It takes twenty years to build a reputation and five minutes to ruin it. – Warren Buffett
The S&P 500 Index snapped a two-week losing streak with a modest gain as investors sifted through a plethora of quarterly earnings reports and economic data. The Nasdaq Composite Index posted the biggest gain of the major stock averages, rising 1% on the strength of Microsoft’s earnings which easily beat estimates. Other notable companies that reported better than expected earnings last week included Abbott Labs, Morgan Stanley, Bank of America, Verizon, Intel and General Electric, although Intel offered weak guidance for the current quarter and GE missed on its revenue target. So far, of the S&P 500 companies that have reported earnings, nearly 80% of them have beaten Wall Street estimates. While the earnings season still has a long way to go, the results to this point have been encouraging and bode well for the remaining profit reports. If there has been a weakness in the quarterly reports, it’s been on the revenue side as companies seem to be having a difficult time generating top-line growth. A stronger dollar last week curbed some of the enthusiasm for stocks as many multi-national companies derive a large portion of their revenue overseas. The reason for the dollar’s strength has been the widely held belief that the Federal Reserve will raise interest rates at their meeting in December. The odds of such an increase are now greater than 60%. The price of oil also rose last week and briefly touched a 15-month high of $51.60 a barrel before falling back on profit-taking. The Energy Information Administration (EIA) reported a large drawdown in crude oil supplies and other nations seem to be on board with OPEC’s decision to reduce output. The increase in the price of oil helped stocks in the energy sector, but the overall market is likely to mark time until the presidential election is over and there is more clarity on the results of the third quarter earnings season and a Fed rate hike in December.
Economic data was mixed again last week and sent conflicting signals over the strength of the U.S. economy. The consumer price index (CPI) rose 0.3% in September, in line with expectations, and has risen 1.5% in the 12 months through September. Overall housing starts were lower than expected last month as single-family starts surged while multi-family units plunged. September existing home sales, on the other hand, hit their highest level since June. Leading economic indicators in September increased slightly while weekly jobless claims rose by 13,000 to 260,000, but the pace of layoffs still remains very low. Finally, the Fed’s Beige Book showed that most Federal Reserve districts reported modest or moderate economic growth and only mild inflation.
As expected, the European Central Bank (ECB) decided to keep interest rates unchanged but questions remain about the ECB’s desire to extend quantitative easing given Europe’s high unemployment, weak growth and low inflation.
In merger news, Qualcomm and NXP Semiconductors agreed on a $110 a share deal while British American Tobacco agreed to buy the remaining 58% of Reynolds American that it does not already own. AT&T is also in advanced talks to buy Time Warner for more than $80 billion.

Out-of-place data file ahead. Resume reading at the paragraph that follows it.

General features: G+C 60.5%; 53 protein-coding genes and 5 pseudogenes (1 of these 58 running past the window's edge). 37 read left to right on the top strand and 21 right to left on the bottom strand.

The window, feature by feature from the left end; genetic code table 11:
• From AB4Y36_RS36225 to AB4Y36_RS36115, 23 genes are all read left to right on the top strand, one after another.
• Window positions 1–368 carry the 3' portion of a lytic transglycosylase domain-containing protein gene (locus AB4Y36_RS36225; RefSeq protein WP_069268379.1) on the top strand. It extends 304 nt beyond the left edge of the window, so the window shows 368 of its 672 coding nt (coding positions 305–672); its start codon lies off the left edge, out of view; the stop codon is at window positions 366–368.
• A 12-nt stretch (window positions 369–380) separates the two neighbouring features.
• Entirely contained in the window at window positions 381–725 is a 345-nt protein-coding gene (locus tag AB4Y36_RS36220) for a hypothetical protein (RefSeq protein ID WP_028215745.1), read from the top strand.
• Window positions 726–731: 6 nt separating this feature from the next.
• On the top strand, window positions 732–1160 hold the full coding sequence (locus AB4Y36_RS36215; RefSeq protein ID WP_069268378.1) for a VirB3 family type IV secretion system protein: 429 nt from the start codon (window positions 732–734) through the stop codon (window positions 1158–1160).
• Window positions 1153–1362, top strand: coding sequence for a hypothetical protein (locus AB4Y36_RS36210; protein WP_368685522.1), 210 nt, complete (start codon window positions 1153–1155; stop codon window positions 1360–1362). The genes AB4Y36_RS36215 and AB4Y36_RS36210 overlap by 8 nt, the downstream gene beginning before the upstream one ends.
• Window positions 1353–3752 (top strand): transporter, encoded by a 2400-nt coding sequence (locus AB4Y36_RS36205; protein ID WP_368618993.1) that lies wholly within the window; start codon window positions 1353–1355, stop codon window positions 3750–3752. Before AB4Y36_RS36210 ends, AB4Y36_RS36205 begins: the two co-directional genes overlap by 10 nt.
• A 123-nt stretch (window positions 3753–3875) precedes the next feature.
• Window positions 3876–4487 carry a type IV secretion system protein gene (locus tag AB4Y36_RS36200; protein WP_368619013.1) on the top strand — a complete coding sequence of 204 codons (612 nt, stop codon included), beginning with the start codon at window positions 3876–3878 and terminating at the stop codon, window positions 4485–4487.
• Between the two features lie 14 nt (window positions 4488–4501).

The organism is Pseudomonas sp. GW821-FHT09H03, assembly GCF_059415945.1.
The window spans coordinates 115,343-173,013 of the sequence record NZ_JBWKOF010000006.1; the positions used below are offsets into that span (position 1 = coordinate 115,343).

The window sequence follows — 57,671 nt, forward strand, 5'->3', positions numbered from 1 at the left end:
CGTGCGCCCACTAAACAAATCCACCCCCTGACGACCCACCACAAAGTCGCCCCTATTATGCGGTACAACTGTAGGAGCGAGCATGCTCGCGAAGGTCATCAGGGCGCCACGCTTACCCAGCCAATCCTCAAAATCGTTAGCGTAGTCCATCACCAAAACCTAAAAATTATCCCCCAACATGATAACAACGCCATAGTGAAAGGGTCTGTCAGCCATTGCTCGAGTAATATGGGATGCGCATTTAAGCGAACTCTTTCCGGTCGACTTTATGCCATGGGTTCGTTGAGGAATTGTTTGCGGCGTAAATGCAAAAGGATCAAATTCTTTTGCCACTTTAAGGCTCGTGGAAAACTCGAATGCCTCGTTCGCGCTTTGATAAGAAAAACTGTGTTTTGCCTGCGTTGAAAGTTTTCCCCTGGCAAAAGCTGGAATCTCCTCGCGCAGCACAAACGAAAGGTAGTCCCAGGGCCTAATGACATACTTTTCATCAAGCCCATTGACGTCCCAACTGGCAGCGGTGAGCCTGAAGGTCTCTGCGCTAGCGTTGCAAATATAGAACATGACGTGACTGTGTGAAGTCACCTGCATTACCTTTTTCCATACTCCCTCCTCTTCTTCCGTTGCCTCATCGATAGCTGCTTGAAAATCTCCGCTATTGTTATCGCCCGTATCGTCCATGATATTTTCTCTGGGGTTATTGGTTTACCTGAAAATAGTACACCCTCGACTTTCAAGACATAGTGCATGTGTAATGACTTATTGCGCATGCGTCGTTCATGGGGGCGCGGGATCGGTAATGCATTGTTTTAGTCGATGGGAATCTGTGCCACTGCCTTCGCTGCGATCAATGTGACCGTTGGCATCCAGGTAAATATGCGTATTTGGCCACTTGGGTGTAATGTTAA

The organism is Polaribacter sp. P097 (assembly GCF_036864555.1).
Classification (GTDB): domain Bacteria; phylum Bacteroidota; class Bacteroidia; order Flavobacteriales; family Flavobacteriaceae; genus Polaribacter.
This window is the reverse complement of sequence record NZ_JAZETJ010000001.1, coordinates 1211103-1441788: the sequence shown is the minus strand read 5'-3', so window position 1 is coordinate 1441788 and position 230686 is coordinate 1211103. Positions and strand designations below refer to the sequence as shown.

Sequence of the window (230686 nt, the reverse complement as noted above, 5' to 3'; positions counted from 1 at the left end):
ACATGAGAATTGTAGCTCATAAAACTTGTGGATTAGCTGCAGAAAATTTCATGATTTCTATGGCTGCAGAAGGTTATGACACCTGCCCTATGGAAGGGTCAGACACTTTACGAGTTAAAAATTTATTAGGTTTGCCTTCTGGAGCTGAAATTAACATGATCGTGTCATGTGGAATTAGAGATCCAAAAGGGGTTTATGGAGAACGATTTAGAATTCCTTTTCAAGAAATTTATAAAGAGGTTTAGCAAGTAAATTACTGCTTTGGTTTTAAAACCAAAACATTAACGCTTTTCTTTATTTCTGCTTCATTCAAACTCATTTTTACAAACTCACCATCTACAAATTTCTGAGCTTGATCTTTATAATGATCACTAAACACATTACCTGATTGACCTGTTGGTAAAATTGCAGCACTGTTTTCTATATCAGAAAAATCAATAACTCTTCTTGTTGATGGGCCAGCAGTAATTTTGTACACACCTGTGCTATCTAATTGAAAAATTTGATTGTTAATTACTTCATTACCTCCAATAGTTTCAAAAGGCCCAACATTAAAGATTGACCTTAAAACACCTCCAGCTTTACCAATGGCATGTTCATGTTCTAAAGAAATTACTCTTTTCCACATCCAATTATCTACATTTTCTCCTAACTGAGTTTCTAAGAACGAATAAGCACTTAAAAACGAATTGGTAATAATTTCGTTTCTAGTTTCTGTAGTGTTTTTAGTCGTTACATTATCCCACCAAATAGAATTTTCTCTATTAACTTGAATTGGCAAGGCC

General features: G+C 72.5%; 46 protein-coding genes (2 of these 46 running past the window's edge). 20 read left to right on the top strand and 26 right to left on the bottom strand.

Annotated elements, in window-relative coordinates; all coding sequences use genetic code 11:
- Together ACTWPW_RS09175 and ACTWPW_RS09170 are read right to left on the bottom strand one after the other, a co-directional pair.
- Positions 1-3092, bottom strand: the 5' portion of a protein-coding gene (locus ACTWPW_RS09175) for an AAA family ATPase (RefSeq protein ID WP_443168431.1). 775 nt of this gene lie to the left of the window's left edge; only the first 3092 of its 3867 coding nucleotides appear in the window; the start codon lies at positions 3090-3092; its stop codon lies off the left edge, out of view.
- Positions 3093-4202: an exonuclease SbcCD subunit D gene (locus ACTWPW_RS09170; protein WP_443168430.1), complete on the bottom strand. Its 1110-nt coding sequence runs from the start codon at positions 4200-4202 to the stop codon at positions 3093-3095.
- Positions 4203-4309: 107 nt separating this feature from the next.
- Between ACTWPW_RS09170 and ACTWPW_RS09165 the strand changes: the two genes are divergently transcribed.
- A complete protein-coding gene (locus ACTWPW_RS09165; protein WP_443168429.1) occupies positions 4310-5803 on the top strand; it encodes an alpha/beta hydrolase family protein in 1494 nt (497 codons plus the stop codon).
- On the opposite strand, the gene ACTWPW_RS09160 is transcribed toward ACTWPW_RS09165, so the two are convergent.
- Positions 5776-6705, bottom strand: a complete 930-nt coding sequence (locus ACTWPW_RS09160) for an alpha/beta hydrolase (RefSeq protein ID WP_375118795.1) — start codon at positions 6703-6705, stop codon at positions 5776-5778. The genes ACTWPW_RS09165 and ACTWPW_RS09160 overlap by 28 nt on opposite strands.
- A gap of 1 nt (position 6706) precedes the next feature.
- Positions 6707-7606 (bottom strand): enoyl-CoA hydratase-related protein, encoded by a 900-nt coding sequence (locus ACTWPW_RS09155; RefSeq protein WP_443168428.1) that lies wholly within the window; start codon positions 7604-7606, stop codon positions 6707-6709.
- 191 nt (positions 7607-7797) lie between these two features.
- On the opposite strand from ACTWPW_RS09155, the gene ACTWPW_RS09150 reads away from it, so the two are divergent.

For the week, the Dow Jones Industrial Average edged up 0.04% to close at 18,145 while the S&P 500 Index rose 0.4% to close at 2,141. The Nasdaq Composite Index jumped 1.0% to close at 5,257.
This will be a light week for economic data. The preliminary estimate for third quarter gross domestic product (GDP) is 2.6%, which would be a significant improvement over the second quarter number of 1.4%. September new home sales are expected to be in line with last month’s sales while durable goods orders in September are forecast to increase slightly.
Quarterly earnings reports will more than make up for the shortage of economic data as this promises to be the busiest week of the earnings season. Among the most prominent companies on the agenda are Procter & Gamble, Coca-Cola, Merck, Amgen, Eli Lilly, Bristol-Myers Squibb, General Motors, Ford Motor, 3M, AT&T, Visa, Amazon.com, United Parcel Service, Exxon Mobil, Chevron, Boeing, Caterpillar, Dow Chemical and Du Pont.
With the increased odds of a Fed rate hike in December, interest rates have begun to rise across all maturities. The yield on the 10-year Treasury ended last week at 1.74%, an increase of 28% from a record low of 1.36% in early July. As interest rates rise, the value of bonds and bond funds fall and the most damage has been done to the long end of the yield curve as well as interest-rate sensitive sectors such as utilities and real estate investment trusts or REITs. While the yield on the 10-year Treasury could rise to 2% early next year, it is unlikely to rise much further as a December rate hike has mostly been priced into the market already. Interest rates should also remain low since economic growth and consumer spending have slowed while job growth has weakened and inflation remains low. It’s true that the European Central Bank (ECB) and the Bank of Japan (BOJ) have hinted at becoming less aggressive in terms of monetary policy, but they should continue to be accommodative nonetheless. Despite its desire to normalize interest rates, the Federal Reserve will also exercise caution with regard to raising rates as the U.S. economy remains fragile. Interest rates are higher than they were just a few months ago, but they are extremely low relative to historical data and are unlikely to spike upward on a prolonged basis.